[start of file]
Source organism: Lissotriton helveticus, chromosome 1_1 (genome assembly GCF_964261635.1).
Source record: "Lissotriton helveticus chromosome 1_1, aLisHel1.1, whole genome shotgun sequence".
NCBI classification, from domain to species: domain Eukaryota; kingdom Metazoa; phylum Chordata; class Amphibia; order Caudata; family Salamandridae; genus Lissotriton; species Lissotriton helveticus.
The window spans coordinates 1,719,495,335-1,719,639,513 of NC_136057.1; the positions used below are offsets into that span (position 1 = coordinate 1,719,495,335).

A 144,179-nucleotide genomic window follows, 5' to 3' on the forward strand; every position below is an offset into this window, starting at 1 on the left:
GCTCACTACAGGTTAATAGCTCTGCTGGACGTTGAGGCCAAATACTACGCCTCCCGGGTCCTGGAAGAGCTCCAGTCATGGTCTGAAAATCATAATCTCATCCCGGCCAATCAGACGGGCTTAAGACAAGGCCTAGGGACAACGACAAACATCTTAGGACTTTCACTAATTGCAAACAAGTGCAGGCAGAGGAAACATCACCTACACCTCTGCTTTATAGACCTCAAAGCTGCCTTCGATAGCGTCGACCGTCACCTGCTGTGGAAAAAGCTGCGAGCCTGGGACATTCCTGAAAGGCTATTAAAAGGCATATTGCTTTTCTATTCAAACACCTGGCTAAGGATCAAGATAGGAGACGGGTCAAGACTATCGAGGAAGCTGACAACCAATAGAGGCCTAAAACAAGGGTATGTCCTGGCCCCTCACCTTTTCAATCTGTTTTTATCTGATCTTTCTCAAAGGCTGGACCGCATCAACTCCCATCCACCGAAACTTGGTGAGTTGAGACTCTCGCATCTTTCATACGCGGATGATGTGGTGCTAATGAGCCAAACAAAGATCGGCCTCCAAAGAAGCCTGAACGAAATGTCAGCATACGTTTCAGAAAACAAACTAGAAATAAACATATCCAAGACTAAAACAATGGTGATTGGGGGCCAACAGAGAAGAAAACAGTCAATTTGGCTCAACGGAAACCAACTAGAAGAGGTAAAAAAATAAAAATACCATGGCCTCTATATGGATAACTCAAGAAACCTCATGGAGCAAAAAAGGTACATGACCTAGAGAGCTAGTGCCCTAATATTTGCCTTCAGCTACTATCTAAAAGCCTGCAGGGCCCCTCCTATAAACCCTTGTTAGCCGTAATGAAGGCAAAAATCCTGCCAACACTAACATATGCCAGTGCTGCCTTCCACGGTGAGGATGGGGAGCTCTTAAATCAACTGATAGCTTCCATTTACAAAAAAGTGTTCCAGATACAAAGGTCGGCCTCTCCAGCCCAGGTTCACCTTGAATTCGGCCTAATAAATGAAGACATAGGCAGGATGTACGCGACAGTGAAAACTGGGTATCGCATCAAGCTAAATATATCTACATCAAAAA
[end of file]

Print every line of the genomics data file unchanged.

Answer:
Source organism: Lissotriton helveticus, chromosome 1_1 (genome assembly GCF_964261635.1).
Source record: "Lissotriton helveticus chromosome 1_1, aLisHel1.1, whole genome shotgun sequence".
NCBI classification, from domain to species: domain Eukaryota; kingdom Metazoa; phylum Chordata; class Amphibia; order Caudata; family Salamandridae; genus Lissotriton; species Lissotriton helveticus.
The window spans coordinates 1,719,495,335-1,719,639,513 of NC_136057.1; the positions used below are offsets into that span (position 1 = coordinate 1,719,495,335).

A 144,179-nucleotide genomic window follows, 5' to 3' on the forward strand; every position below is an offset into this window, starting at 1 on the left:
GCTCACTACAGGTTAATAGCTCTGCTGGACGTTGAGGCCAAATACTACGCCTCCCGGGTCCTGGAAGAGCTCCAGTCATGGTCTGAAAATCATAATCTCATCCCGGCCAATCAGACGGGCTTAAGACAAGGCCTAGGGACAACGACAAACATCTTAGGACTTTCACTAATTGCAAACAAGTGCAGGCAGAGGAAACATCACCTACACCTCTGCTTTATAGACCTCAAAGCTGCCTTCGATAGCGTCGACCGTCACCTGCTGTGGAAAAAGCTGCGAGCCTGGGACATTCCTGAAAGGCTATTAAAAGGCATATTGCTTTTCTATTCAAACACCTGGCTAAGGATCAAGATAGGAGACGGGTCAAGACTATCGAGGAAGCTGACAACCAATAGAGGCCTAAAACAAGGGTATGTCCTGGCCCCTCACCTTTTCAATCTGTTTTTATCTGATCTTTCTCAAAGGCTGGACCGCATCAACTCCCATCCACCGAAACTTGGTGAGTTGAGACTCTCGCATCTTTCATACGCGGATGATGTGGTGCTAATGAGCCAAACAAAGATCGGCCTCCAAAGAAGCCTGAACGAAATGTCAGCATACGTTTCAGAAAACAAACTAGAAATAAACATATCCAAGACTAAAACAATGGTGATTGGGGGCCAACAGAGAAGAAAACAGTCAATTTGGCTCAACGGAAACCAACTAGAAGAGGTAAAAAAATAAAAATACCATGGCCTCTATATGGATAACTCAAGAAACCTCATGGAGCAAAAAAGGTACATGACCTAGAGAGCTAGTGCCCTAATATTTGCCTTCAGCTACTATCTAAAAGCCTGCAGGGCCCCTCCTATAAACCCTTGTTAGCCGTAATGAAGGCAAAAATCCTGCCAACACTAACATATGCCAGTGCTGCCTTCCACGGTGAGGATGGGGAGCTCTTAAATCAACTGATAGCTTCCATTTACAAAAAAGTGTTCCAGATACAAAGGTCGGCCTCTCCAGCCCAGGTTCACCTTGAATTCGGCCTAATAAATGAAGACATAGGCAGGATGTACGCGACAGTGAAAACTGGGTATCGCATCAAGCTAAATATATCTACATCAAAAA